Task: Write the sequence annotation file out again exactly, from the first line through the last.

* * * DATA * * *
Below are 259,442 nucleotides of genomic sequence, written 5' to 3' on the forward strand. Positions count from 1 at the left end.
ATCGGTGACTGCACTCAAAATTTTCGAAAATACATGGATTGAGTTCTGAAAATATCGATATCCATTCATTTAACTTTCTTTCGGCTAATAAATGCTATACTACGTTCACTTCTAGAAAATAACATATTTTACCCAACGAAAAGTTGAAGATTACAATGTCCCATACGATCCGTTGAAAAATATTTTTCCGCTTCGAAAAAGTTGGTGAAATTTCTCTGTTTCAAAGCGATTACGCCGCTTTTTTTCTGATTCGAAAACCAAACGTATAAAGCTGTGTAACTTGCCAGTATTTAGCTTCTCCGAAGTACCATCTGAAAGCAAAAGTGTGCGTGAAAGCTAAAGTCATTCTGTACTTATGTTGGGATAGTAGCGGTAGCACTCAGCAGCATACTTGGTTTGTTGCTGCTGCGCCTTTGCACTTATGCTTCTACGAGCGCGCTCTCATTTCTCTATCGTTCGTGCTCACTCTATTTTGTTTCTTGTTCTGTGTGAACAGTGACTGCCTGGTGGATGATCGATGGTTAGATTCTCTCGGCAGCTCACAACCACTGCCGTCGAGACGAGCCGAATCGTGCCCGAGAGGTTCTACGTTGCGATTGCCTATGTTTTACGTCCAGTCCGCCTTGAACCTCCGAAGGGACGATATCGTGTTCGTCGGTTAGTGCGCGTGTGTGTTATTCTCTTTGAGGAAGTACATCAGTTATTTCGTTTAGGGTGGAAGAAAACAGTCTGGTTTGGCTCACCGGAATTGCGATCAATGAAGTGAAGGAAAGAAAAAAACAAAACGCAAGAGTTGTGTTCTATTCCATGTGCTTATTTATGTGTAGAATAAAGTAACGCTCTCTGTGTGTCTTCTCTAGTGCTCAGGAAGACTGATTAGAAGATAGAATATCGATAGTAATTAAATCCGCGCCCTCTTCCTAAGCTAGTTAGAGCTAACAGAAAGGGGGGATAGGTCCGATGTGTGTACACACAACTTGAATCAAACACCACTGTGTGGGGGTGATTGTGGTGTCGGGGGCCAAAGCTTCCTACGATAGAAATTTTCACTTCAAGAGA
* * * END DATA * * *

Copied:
Below are 259,442 nucleotides of genomic sequence, written 5' to 3' on the forward strand. Positions count from 1 at the left end.
ATCGGTGACTGCACTCAAAATTTTCGAAAATACATGGATTGAGTTCTGAAAATATCGATATCCATTCATTTAACTTTCTTTCGGCTAATAAATGCTATACTACGTTCACTTCTAGAAAATAACATATTTTACCCAACGAAAAGTTGAAGATTACAATGTCCCATACGATCCGTTGAAAAATATTTTTCCGCTTCGAAAAAGTTGGTGAAATTTCTCTGTTTCAAAGCGATTACGCCGCTTTTTTTCTGATTCGAAAACCAAACGTATAAAGCTGTGTAACTTGCCAGTATTTAGCTTCTCCGAAGTACCATCTGAAAGCAAAAGTGTGCGTGAAAGCTAAAGTCATTCTGTACTTATGTTGGGATAGTAGCGGTAGCACTCAGCAGCATACTTGGTTTGTTGCTGCTGCGCCTTTGCACTTATGCTTCTACGAGCGCGCTCTCATTTCTCTATCGTTCGTGCTCACTCTATTTTGTTTCTTGTTCTGTGTGAACAGTGACTGCCTGGTGGATGATCGATGGTTAGATTCTCTCGGCAGCTCACAACCACTGCCGTCGAGACGAGCCGAATCGTGCCCGAGAGGTTCTACGTTGCGATTGCCTATGTTTTACGTCCAGTCCGCCTTGAACCTCCGAAGGGACGATATCGTGTTCGTCGGTTAGTGCGCGTGTGTGTTATTCTCTTTGAGGAAGTACATCAGTTATTTCGTTTAGGGTGGAAGAAAACAGTCTGGTTTGGCTCACCGGAATTGCGATCAATGAAGTGAAGGAAAGAAAAAAACAAAACGCAAGAGTTGTGTTCTATTCCATGTGCTTATTTATGTGTAGAATAAAGTAACGCTCTCTGTGTGTCTTCTCTAGTGCTCAGGAAGACTGATTAGAAGATAGAATATCGATAGTAATTAAATCCGCGCCCTCTTCCTAAGCTAGTTAGAGCTAACAGAAAGGGGGGATAGGTCCGATGTGTGTACACACAACTTGAATCAAACACCACTGTGTGGGGGTGATTGTGGTGTCGGGGGCCAAAGCTTCCTACGATAGAAATTTTCACTTCAAGAGA